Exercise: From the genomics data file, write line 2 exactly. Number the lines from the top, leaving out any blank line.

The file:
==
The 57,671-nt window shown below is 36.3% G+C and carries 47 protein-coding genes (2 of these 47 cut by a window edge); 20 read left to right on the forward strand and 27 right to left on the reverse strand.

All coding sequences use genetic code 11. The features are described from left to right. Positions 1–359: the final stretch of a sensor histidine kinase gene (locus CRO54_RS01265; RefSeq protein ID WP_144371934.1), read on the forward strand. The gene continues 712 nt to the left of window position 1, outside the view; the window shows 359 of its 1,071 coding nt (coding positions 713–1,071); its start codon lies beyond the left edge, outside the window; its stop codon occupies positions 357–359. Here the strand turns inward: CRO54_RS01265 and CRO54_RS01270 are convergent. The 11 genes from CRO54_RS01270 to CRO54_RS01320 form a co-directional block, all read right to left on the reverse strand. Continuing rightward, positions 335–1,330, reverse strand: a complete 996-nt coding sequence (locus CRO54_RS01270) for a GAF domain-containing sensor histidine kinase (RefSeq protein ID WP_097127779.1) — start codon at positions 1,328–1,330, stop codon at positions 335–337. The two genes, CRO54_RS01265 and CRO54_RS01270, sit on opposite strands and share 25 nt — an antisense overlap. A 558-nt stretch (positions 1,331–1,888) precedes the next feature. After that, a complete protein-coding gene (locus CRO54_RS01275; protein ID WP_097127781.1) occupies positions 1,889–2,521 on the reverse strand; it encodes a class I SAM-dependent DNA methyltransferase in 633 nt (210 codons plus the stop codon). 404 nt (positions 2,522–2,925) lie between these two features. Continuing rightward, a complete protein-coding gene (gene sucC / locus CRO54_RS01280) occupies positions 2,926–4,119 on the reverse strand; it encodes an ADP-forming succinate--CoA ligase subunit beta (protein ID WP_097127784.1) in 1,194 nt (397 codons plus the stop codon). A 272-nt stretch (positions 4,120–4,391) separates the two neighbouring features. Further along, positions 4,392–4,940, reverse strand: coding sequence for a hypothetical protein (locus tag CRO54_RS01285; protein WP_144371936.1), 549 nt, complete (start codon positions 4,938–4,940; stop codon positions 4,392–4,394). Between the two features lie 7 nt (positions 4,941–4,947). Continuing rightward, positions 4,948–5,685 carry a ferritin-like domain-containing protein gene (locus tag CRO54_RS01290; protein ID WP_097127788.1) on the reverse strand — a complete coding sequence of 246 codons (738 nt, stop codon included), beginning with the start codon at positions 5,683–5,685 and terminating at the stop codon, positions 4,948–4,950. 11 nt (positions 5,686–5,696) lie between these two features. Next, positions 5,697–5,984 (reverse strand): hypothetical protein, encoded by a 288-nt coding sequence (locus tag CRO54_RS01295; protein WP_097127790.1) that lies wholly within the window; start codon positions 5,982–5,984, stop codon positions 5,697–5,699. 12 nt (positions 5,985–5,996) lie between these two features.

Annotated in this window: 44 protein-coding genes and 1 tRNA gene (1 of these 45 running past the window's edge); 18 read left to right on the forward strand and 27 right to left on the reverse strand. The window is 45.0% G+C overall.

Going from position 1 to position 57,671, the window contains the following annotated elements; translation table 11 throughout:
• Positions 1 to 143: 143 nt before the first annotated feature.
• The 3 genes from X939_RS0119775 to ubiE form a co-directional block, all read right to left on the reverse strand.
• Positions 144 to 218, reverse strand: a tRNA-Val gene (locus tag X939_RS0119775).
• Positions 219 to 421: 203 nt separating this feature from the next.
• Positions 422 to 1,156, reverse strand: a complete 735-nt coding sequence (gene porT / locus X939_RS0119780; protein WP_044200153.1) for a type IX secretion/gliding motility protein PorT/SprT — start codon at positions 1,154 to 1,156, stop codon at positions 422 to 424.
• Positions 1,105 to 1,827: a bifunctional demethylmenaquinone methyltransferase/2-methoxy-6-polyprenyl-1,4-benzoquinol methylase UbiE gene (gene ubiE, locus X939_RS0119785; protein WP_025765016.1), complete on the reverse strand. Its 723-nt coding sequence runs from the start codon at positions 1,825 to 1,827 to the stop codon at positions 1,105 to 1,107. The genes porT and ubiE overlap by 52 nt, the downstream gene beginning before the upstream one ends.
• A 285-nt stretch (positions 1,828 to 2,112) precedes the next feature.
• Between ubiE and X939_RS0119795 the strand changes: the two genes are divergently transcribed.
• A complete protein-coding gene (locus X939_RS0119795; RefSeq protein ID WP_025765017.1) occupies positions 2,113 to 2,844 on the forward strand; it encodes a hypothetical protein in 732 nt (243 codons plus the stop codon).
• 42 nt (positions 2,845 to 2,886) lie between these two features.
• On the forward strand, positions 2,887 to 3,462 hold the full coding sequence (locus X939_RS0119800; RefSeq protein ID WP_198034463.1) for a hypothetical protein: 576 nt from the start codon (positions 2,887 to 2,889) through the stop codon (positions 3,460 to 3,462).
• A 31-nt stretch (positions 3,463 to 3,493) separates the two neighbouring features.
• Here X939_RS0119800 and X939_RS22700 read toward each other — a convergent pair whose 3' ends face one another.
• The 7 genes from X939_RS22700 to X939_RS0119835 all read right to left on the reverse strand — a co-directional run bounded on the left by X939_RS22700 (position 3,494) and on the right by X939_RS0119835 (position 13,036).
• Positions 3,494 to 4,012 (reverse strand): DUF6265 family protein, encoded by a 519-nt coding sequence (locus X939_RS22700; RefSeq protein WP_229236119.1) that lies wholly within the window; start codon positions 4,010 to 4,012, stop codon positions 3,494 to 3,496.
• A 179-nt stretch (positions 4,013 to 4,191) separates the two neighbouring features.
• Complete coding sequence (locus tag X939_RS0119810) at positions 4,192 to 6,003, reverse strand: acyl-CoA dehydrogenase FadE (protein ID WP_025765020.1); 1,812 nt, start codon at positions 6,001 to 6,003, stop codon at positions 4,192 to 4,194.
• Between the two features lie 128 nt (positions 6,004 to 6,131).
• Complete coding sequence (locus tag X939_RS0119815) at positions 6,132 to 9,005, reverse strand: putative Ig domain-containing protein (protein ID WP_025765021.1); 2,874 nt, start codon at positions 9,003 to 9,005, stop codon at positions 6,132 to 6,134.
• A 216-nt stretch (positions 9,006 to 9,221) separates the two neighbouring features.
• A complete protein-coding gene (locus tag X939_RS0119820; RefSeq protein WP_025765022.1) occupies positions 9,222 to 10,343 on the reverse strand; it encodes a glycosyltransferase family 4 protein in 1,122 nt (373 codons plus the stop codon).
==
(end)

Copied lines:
All coding sequences use genetic code 11. The features are described from left to right. Positions 1–359: the final stretch of a sensor histidine kinase gene (locus CRO54_RS01265; RefSeq protein ID WP_144371934.1), read on the forward strand. The gene continues 712 nt to the left of window position 1, outside the view; the window shows 359 of its 1,071 coding nt (coding positions 713–1,071); its start codon lies beyond the left edge, outside the window; its stop codon occupies positions 357–359. Here the strand turns inward: CRO54_RS01265 and CRO54_RS01270 are convergent. The 11 genes from CRO54_RS01270 to CRO54_RS01320 form a co-directional block, all read right to left on the reverse strand. Continuing rightward, positions 335–1,330, reverse strand: a complete 996-nt coding sequence (locus CRO54_RS01270) for a GAF domain-containing sensor histidine kinase (RefSeq protein ID WP_097127779.1) — start codon at positions 1,328–1,330, stop codon at positions 335–337. The two genes, CRO54_RS01265 and CRO54_RS01270, sit on opposite strands and share 25 nt — an antisense overlap. A 558-nt stretch (positions 1,331–1,888) precedes the next feature. After that, a complete protein-coding gene (locus CRO54_RS01275; protein ID WP_097127781.1) occupies positions 1,889–2,521 on the reverse strand; it encodes a class I SAM-dependent DNA methyltransferase in 633 nt (210 codons plus the stop codon). 404 nt (positions 2,522–2,925) lie between these two features. Continuing rightward, a complete protein-coding gene (gene sucC / locus CRO54_RS01280) occupies positions 2,926–4,119 on the reverse strand; it encodes an ADP-forming succinate--CoA ligase subunit beta (protein ID WP_097127784.1) in 1,194 nt (397 codons plus the stop codon). A 272-nt stretch (positions 4,120–4,391) separates the two neighbouring features. Further along, positions 4,392–4,940, reverse strand: coding sequence for a hypothetical protein (locus tag CRO54_RS01285; protein WP_144371936.1), 549 nt, complete (start codon positions 4,938–4,940; stop codon positions 4,392–4,394). Between the two features lie 7 nt (positions 4,941–4,947). Continuing rightward, positions 4,948–5,685 carry a ferritin-like domain-containing protein gene (locus tag CRO54_RS01290; protein ID WP_097127788.1) on the reverse strand — a complete coding sequence of 246 codons (738 nt, stop codon included), beginning with the start codon at positions 5,683–5,685 and terminating at the stop codon, positions 4,948–4,950. 11 nt (positions 5,686–5,696) lie between these two features. Next, positions 5,697–5,984 (reverse strand): hypothetical protein, encoded by a 288-nt coding sequence (locus tag CRO54_RS01295; protein WP_097127790.1) that lies wholly within the window; start codon positions 5,982–5,984, stop codon positions 5,697–5,699. 12 nt (positions 5,985–5,996) lie between these two features.